I feel one of the old myths reappearing in the political debate. Some are out and about saying that the Conservative party has to be more united to stay elected. They clearly remember no political history.
Margaret Thatcher and Tony Blair were both very successful Prime Ministers when it came to winning elections. Both won three in a row with large majorities. Both led divided parties, with very visible splits. Margaret Thatcher faced continuous opposition especially in the early years and at the end, from the so called “wets”, senior politicians including Cabinet members who thought her economic policy was wrong. They regularly briefed the press against her. There were occasional resignations and vocal opposition in the Commons from backbench sympathisers of the rebels.
Tony Blair faced down – and probably encouraged – old Labour opposition, as he wished to show New Labour had changed and was different. His belief in lower taxes, fewer rights for Trade Unionists, and tough on crime was designed to hold some former Conservative voters into his coalition, However, he faced far noisier and more serious opposition from within the heart of government, from his Chancellor living next door. There were endless stories of the rows and tantrums. Both men had small armies of MPs and adviser supporters, briefing their corners. Foreign Secretary Cook and Overseas Aid Secretary Short both resigned – somewhat belatedly – over Mr Blair’s wars.
None of this is to say that divisions and mega personality rows at the top are a good thing, but it is a reminder that unity is not the main thing that electors look for. They look for a strong economy, for their own rising living standards, and for other policy changes that go in a direction they like. They do not regard division and disagreement as an impediment to voting for that party. Some see it as a positive, showing that there is challenge and tension within the government, making the top people think carefully before committing. Reasoned challenge to policy ideas or statements of the government’s position is a good thing.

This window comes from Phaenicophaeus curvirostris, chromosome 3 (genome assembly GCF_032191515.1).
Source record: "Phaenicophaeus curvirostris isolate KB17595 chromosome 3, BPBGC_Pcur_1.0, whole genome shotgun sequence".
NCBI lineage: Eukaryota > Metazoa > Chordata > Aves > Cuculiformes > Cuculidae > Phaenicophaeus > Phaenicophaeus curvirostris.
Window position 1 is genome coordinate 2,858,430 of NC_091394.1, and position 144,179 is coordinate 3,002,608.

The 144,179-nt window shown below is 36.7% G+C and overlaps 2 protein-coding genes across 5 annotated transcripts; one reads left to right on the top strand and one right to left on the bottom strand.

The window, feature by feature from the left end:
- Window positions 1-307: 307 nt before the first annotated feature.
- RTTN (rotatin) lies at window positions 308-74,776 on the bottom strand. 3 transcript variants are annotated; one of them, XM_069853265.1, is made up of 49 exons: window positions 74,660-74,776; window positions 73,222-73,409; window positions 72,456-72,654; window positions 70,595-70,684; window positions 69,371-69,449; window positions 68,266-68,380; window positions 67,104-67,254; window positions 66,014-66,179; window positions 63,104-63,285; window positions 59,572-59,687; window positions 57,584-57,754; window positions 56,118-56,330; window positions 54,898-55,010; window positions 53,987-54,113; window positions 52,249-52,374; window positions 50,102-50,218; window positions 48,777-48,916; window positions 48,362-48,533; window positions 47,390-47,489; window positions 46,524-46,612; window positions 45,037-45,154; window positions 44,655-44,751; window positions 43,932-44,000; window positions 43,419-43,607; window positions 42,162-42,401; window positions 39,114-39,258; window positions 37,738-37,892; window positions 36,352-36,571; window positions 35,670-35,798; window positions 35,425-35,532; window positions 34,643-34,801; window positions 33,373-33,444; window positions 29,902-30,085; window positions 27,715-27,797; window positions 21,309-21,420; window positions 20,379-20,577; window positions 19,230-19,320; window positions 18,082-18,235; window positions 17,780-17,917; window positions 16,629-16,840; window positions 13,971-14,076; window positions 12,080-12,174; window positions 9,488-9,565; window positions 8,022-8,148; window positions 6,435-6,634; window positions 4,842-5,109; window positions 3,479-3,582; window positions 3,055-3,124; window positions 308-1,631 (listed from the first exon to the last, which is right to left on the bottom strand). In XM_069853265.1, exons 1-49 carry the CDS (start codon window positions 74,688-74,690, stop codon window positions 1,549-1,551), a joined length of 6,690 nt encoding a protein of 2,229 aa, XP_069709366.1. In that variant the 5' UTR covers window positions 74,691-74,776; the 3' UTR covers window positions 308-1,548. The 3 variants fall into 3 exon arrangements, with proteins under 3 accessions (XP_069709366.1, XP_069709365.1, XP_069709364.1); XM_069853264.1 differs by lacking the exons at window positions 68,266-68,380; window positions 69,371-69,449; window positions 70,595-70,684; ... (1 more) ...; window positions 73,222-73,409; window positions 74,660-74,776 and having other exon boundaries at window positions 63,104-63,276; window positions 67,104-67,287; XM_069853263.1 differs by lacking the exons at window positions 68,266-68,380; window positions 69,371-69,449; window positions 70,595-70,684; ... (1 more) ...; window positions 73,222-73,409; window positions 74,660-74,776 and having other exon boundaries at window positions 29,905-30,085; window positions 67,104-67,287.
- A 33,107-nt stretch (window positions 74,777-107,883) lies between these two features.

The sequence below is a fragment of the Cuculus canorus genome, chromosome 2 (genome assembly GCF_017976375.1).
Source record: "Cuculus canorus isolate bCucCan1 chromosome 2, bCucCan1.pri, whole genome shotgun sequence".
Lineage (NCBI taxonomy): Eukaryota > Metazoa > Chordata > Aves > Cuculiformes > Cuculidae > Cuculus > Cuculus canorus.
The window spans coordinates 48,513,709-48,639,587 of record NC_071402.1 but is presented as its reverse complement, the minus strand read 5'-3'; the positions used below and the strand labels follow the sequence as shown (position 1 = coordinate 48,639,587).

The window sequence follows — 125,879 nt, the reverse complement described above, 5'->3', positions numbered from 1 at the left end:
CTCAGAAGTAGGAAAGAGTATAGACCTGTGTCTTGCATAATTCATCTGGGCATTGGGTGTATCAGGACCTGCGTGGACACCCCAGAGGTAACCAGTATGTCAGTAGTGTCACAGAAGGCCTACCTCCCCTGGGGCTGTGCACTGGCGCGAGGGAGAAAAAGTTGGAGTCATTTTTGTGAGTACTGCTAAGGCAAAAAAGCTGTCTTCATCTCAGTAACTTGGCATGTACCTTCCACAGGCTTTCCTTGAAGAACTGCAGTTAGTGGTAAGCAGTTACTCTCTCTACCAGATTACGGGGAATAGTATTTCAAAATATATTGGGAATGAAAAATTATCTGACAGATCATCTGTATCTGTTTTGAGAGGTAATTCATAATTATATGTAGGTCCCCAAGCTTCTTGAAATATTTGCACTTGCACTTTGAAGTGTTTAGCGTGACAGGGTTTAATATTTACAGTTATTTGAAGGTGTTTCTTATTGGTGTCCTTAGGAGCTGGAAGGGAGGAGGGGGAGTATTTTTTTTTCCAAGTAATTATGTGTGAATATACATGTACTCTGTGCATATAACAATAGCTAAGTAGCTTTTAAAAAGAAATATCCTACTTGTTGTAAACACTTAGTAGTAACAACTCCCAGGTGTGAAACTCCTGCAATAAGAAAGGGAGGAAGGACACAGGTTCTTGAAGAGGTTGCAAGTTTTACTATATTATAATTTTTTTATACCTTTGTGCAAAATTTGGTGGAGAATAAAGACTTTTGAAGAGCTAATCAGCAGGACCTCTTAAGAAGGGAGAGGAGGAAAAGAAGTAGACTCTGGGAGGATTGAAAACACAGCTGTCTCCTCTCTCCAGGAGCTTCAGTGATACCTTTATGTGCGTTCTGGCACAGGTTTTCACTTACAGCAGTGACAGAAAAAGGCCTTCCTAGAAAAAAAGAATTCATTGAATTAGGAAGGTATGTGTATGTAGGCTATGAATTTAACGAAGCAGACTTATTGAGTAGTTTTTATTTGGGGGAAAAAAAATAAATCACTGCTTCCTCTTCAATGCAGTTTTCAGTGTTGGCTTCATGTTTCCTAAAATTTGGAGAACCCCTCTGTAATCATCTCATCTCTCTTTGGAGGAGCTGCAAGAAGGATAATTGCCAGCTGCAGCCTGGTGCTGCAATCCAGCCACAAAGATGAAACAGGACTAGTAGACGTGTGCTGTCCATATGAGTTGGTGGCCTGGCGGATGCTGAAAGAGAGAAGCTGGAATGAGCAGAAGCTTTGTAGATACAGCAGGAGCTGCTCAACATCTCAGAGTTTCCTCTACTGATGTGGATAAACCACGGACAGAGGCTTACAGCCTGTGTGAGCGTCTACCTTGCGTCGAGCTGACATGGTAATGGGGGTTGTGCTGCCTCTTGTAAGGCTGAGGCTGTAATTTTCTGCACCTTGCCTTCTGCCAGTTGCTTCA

Nor is it true that John Major’s government was brought down by Maastricht rebels. It was brought down by the failure of the Exchange Rate Mechanism economic policy, and the high interest rates and tax rates that brought. Labour campaigned persuasively against “Tory tax rises” and “boom and bust”, the symptoms of the ERM failure. I do not recall them campaigning about the joys of the Maastricht Treaty.
There are voices today within the Conservative party urging differing policies and choices on the leadership. That surely is entirely healthy. It is best done without personality disputes and rancour – the Blair/Brown tensions were often over the top and unpleasant in tone. If there were no arguments going on about what the government could do next., and how to improve the lot of voters, some would ask is the party dead or merely sleeping? A lively political party has internal debate, and strives to improve through discussion and argument. Please do not go back to the odd idea that everyone in a party thinks the same, and therefore has to say the same thing. If that happened government would struggle more, and the public would then have a good reason to demand a change.